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Music

Improvised dance

Dance music styles

House music takes its name from Chicago's Warehouse club where, in the 1980s, DJ Frankie Knuckles manipulated records, lengthening, repeating and emphasising different sections. He also added pre-set percussion patterns to emphasise the solid beats which soon defined house music. House music is characterised by:

  • four-on-the-floor bass drum
  • drum rolls and off-beat hi-hat patterns
  • looped samples
  • synthesizer riffs
  • sometimes has vocals (or vocal samples) and piano chords
  • usually around 120 bpm (beats per minute)

Listen to 'Move your body' by Marshall Jefferson. Notice the four-on-the-floor bass drum and the piano chord riffs.

Acid house:

  • is a sub-genre of house music
  • exploits the electronic squelching sounds that can be produced by the Roland TB-303 sequencer
  • uses samples and spoken words rather than sung lyrics

Techno

  • has similar drum patterns to house
  • uses more purely synthetic sounds
  • often has little or no chord movement
  • most interest lies in the timbre (instrumental colour) and rhythm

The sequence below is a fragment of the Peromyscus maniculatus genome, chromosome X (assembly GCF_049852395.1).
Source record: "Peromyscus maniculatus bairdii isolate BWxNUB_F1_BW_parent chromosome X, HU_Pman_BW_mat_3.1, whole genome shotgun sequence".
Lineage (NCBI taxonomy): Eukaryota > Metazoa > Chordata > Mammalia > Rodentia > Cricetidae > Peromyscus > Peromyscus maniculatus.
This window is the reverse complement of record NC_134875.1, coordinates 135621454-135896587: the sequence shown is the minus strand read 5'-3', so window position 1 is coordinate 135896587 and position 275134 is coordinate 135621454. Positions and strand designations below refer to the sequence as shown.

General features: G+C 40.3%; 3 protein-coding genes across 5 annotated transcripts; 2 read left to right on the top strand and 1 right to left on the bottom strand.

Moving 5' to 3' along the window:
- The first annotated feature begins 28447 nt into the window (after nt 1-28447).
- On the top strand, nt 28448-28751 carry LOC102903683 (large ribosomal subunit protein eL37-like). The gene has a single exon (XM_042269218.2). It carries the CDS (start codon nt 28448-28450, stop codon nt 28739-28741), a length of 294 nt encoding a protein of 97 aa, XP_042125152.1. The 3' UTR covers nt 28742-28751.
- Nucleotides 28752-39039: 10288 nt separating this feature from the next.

• usually around 120-140 bpm
  • few or no vocals
  • closely associated with large-scale parties known as 'raves'

Drum 'n' bass

Drum 'n' bass often:

  • has fast complex drum patterns
  • a heavy sub-bass line
  • uses speeded up hip-hop breaks
  • uses high speed retriggering of the drums
  • usually around 170 bpm

 

Jungle is sometimes used to refer to drum 'n' bass music generally.

Garage uses house loops combined with deep synthesized bass lines. Tempo: usually around 120 bpm.

Trance is an offshoot of techno but with more emphasis on harmony and with much use of synthesizers. Tempo: usually around 120-150 bpm.

Ambient music is played in 'chill-out' rooms where clubbers go to relax. It is:

  • slow and dreamy
  • floating chordal texture
  • hypnotic percussion

Back to Music for dance index

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